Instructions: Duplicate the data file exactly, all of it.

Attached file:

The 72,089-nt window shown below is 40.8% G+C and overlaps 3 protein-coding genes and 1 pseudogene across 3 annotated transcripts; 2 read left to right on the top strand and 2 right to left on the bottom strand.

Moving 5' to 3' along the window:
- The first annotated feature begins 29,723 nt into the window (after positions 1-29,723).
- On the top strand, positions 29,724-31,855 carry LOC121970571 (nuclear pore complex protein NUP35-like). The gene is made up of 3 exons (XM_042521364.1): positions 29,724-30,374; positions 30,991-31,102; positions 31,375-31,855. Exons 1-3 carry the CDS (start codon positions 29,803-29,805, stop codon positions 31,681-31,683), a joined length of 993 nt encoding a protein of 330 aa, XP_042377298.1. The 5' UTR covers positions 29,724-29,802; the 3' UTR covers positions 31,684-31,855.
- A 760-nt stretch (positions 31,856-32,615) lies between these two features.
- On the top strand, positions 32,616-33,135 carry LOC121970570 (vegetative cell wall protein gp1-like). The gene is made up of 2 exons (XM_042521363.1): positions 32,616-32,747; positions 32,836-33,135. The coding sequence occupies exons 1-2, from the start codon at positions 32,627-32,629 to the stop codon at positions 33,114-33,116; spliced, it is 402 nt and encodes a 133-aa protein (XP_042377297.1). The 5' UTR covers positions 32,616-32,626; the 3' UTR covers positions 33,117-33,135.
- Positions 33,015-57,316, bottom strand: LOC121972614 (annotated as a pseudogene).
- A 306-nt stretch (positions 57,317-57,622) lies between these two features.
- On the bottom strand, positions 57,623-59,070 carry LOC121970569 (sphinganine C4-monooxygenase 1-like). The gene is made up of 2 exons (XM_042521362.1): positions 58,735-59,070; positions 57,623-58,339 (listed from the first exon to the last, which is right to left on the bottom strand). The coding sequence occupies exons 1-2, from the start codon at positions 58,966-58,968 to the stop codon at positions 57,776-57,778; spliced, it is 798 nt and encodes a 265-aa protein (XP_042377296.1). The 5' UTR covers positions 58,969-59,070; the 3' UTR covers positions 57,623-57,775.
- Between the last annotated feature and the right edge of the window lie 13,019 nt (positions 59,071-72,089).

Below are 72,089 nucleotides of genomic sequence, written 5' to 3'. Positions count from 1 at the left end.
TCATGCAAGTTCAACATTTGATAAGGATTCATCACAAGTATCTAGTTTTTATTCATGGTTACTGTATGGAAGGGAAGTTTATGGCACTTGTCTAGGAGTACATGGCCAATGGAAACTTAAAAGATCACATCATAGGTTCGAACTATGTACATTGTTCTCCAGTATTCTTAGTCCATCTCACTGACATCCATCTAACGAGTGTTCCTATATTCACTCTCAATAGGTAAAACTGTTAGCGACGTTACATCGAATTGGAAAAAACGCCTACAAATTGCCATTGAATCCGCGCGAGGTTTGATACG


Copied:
The 72,089-nt window shown below is 40.8% G+C and overlaps 3 protein-coding genes and 1 pseudogene across 3 annotated transcripts; 2 read left to right on the top strand and 2 right to left on the bottom strand.

Moving 5' to 3' along the window:
- The first annotated feature begins 29,723 nt into the window (after positions 1-29,723).
- On the top strand, positions 29,724-31,855 carry LOC121970571 (nuclear pore complex protein NUP35-like). The gene is made up of 3 exons (XM_042521364.1): positions 29,724-30,374; positions 30,991-31,102; positions 31,375-31,855. Exons 1-3 carry the CDS (start codon positions 29,803-29,805, stop codon positions 31,681-31,683), a joined length of 993 nt encoding a protein of 330 aa, XP_042377298.1. The 5' UTR covers positions 29,724-29,802; the 3' UTR covers positions 31,684-31,855.
- A 760-nt stretch (positions 31,856-32,615) lies between these two features.
- On the top strand, positions 32,616-33,135 carry LOC121970570 (vegetative cell wall protein gp1-like). The gene is made up of 2 exons (XM_042521363.1): positions 32,616-32,747; positions 32,836-33,135. The coding sequence occupies exons 1-2, from the start codon at positions 32,627-32,629 to the stop codon at positions 33,114-33,116; spliced, it is 402 nt and encodes a 133-aa protein (XP_042377297.1). The 5' UTR covers positions 32,616-32,626; the 3' UTR covers positions 33,117-33,135.
- Positions 33,015-57,316, bottom strand: LOC121972614 (annotated as a pseudogene).
- A 306-nt stretch (positions 57,317-57,622) lies between these two features.
- On the bottom strand, positions 57,623-59,070 carry LOC121970569 (sphinganine C4-monooxygenase 1-like). The gene is made up of 2 exons (XM_042521362.1): positions 58,735-59,070; positions 57,623-58,339 (listed from the first exon to the last, which is right to left on the bottom strand). The coding sequence occupies exons 1-2, from the start codon at positions 58,966-58,968 to the stop codon at positions 57,776-57,778; spliced, it is 798 nt and encodes a 265-aa protein (XP_042377296.1). The 5' UTR covers positions 58,969-59,070; the 3' UTR covers positions 57,623-57,775.
- Between the last annotated feature and the right edge of the window lie 13,019 nt (positions 59,071-72,089).

Below are 72,089 nucleotides of genomic sequence, written 5' to 3'. Positions count from 1 at the left end.
TCATGCAAGTTCAACATTTGATAAGGATTCATCACAAGTATCTAGTTTTTATTCATGGTTACTGTATGGAAGGGAAGTTTATGGCACTTGTCTAGGAGTACATGGCCAATGGAAACTTAAAAGATCACATCATAGGTTCGAACTATGTACATTGTTCTCCAGTATTCTTAGTCCATCTCACTGACATCCATCTAACGAGTGTTCCTATATTCACTCTCAATAGGTAAAACTGTTAGCGACGTTACATCGAATTGGAAAAAACGCCTACAAATTGCCATTGAATCCGCGCGAGGTTTGATACG